Getting pissed off at guys like Manu Ginobili or Anderson Varejao for flopping is de rigeur in the blog world. We’re supposed to get all haughty and make fun of how they look like they were shot by a sniper.
But not me. I say leave the floppers alone.
This conversation is hot today because Andrei Kirilenko obviously flopped at the end of the Jazz-Rockets game… and got a call that negated a huge, late basket… and ultimately led to the Jazz winning the game. Rick Adelman was fuming at the refs afterwards (although he should be fuming at Tracy McGrady. 1 4th quarter point in games 1 and 2 combined? Really TMac??)
Walk into any high school practice or summer basketball camp, and there’s a good chance you’ll, at some point, find kids going through the “offensive foul” drill. It’s simple. Someone comes at you… you cup your hands over your jewels… you pick your toes up slightly off the floor (so you’re weight is on your heels… its easier to fall that way)… and when you get hit… you let out a LOUD grunt…. and you slide as you hit the ground. Simple drill aimed at getting a simple result: Drawing the offensive foul at the slightest contact.
We’re taught to flop.
It takes some perfecting over time. You’ve got to work the offensive player. You’ve got to take a couple of hits first. You’ve got to make it look like each bump is getting progressively more violent. You’re baiting him into thinking you’ll bang with him… and then you go down. Eventually… you get to be very good at it… and it becomes part of your strategy.
Every coach is trying to find a way to get the other team’s star player on the bench. The obvious way to do it is to get him in foul trouble. Draw a couple of good ‘flop’ charges on him (like Pau Gasol did to Dwight Howard in this clip) and you’ve not only sent him to the bench… you’ve won the mental battle. He’s pissed off at you… and you’ve gotten him out of the flow of the offense. I mean… what’s a soft guy like Gasol supposed to do… stay on his feet and get torched for 40?
Yes, it gets annoying. And yes, its the equivalent of trying to kick someone in the nuts or scratching at the eyes during a fight. But wouldn’t you do it if it meant winning? And tell me this: How different is it than an outfielder trapping the ball when he dives for a liner… but then holding the ball up like he caught it? Isn’t he trying to steal a call too?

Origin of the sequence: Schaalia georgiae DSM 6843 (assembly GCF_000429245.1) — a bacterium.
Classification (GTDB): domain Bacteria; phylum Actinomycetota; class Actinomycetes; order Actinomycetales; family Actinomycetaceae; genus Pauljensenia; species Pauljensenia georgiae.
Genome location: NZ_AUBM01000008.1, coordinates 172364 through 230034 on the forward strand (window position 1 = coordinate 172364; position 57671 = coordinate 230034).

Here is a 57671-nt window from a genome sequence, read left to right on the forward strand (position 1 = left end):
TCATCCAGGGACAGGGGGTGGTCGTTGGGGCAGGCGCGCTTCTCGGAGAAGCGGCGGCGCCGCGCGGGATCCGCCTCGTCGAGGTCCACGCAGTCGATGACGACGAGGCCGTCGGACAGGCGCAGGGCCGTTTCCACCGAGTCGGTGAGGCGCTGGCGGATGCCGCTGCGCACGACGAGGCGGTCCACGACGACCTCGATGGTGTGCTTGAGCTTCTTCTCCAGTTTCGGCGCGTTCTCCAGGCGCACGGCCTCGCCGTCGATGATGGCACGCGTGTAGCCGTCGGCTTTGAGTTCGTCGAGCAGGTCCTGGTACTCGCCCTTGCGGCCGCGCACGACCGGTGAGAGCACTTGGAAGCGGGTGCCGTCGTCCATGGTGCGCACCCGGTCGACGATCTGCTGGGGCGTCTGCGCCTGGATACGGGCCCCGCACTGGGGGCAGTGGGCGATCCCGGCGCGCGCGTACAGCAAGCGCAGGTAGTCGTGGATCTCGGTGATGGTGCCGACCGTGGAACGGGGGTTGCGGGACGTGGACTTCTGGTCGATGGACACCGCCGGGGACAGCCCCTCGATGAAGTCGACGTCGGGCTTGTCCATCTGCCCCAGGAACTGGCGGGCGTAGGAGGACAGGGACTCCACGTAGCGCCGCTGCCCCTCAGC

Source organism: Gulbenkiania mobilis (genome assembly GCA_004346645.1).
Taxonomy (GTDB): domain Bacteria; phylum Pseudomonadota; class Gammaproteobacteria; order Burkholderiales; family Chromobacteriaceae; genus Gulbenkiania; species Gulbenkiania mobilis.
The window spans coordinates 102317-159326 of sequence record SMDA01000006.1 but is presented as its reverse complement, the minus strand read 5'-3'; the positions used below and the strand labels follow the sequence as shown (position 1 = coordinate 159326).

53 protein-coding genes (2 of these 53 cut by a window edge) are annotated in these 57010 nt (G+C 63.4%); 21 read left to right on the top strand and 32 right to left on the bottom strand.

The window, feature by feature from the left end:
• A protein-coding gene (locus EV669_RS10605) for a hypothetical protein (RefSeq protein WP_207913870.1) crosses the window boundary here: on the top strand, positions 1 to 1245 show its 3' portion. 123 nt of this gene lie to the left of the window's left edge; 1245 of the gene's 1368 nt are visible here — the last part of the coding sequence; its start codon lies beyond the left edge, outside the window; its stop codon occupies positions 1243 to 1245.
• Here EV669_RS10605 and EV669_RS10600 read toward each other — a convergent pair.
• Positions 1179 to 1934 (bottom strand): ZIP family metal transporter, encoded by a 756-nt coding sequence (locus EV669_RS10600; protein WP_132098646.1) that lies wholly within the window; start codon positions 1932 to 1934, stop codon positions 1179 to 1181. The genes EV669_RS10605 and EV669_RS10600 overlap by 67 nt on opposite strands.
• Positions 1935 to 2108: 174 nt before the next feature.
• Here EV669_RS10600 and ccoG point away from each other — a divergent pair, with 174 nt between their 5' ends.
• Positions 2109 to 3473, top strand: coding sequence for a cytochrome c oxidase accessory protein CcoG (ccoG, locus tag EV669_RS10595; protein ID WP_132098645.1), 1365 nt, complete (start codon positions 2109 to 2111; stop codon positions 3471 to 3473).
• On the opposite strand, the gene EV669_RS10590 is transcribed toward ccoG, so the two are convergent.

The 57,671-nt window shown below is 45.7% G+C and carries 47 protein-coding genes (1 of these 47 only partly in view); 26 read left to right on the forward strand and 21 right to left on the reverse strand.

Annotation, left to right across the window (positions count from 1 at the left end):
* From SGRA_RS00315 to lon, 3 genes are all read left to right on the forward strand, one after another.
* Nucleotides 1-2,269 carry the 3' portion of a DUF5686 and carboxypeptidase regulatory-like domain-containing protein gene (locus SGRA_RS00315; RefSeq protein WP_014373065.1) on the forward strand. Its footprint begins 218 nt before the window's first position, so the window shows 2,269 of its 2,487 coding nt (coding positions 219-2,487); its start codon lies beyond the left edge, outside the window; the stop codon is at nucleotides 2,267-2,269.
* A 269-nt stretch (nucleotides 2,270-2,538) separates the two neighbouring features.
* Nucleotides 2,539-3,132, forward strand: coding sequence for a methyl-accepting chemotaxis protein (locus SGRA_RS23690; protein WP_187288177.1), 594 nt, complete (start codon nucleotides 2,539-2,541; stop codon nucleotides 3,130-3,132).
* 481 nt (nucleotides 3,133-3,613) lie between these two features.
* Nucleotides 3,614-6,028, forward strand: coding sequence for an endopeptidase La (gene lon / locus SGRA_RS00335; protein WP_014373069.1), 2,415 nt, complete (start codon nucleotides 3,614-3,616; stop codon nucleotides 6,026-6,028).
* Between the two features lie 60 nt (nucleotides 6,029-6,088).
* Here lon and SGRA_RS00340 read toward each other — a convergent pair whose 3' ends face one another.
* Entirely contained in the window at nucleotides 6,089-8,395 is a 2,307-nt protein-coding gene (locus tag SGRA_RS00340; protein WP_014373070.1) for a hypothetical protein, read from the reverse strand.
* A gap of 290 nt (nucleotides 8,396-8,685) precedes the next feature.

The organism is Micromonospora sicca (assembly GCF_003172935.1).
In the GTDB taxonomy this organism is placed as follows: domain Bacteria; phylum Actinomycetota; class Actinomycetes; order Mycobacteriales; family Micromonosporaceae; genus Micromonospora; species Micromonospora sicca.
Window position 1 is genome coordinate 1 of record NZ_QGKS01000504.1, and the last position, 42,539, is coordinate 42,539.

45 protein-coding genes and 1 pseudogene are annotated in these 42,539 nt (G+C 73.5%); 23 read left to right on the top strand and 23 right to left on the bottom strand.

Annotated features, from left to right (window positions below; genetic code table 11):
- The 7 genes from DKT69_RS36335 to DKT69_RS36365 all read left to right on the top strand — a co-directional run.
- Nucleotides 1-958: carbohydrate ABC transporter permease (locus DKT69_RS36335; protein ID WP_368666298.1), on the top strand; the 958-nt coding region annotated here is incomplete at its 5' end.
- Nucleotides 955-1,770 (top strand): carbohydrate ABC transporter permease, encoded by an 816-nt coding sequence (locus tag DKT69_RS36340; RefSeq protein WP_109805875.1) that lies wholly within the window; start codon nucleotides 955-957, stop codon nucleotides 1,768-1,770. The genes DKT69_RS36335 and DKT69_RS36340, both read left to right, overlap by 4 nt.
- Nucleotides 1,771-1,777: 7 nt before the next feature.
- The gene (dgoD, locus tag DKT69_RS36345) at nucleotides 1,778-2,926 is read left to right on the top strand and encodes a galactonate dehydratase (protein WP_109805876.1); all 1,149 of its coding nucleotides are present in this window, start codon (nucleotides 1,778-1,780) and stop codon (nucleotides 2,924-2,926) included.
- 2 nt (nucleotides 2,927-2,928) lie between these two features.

Which brings me to who you should really get pissed at: The referees.
For the flop to be effective… you’ve got to get the call (duh). People today have been saying you should make the flop a foul too… or maybe a tech. I’ve got a better idea: don’t call it. For some reason, the ‘no call’ is becoming a lost element in the NBA. Why slow down the game by forcing the ref to make some kind of call every time there is contact? Why put someone at risk of getting kicked out because he’s trying to get a call… like he’s been taught to do all his life?
Floppers know the risks. They know they’re trying to steal a call… so they know they might not get it. Its up the referees to determine whether the guy flopped or not. If its a flop… then there’s no foul. If Gasol goes down against Howard and the ref determines that its a flop… you don’t want him blowing the whistle and sending Howard to the line. Punish the flopper by not making a call… leaving a wide open path to the hoop for Howard. A few trips down the floor looking up inside Dwight’s shorts while he does chin ups on the rim will discourage the flopping.
So referees… have some sack and swallow the whistle when you see a flopper blatantly hit the deck (or in Allen Iverson’s case… when he flops while he’s got the ball. Don’t call it… let him turn the ball over). That’s the best lesson they can learn. Until then… we’re going to see a lot more of Manu, Varejao and other flopping around like they were hit by snipers.
And I’m OK with that.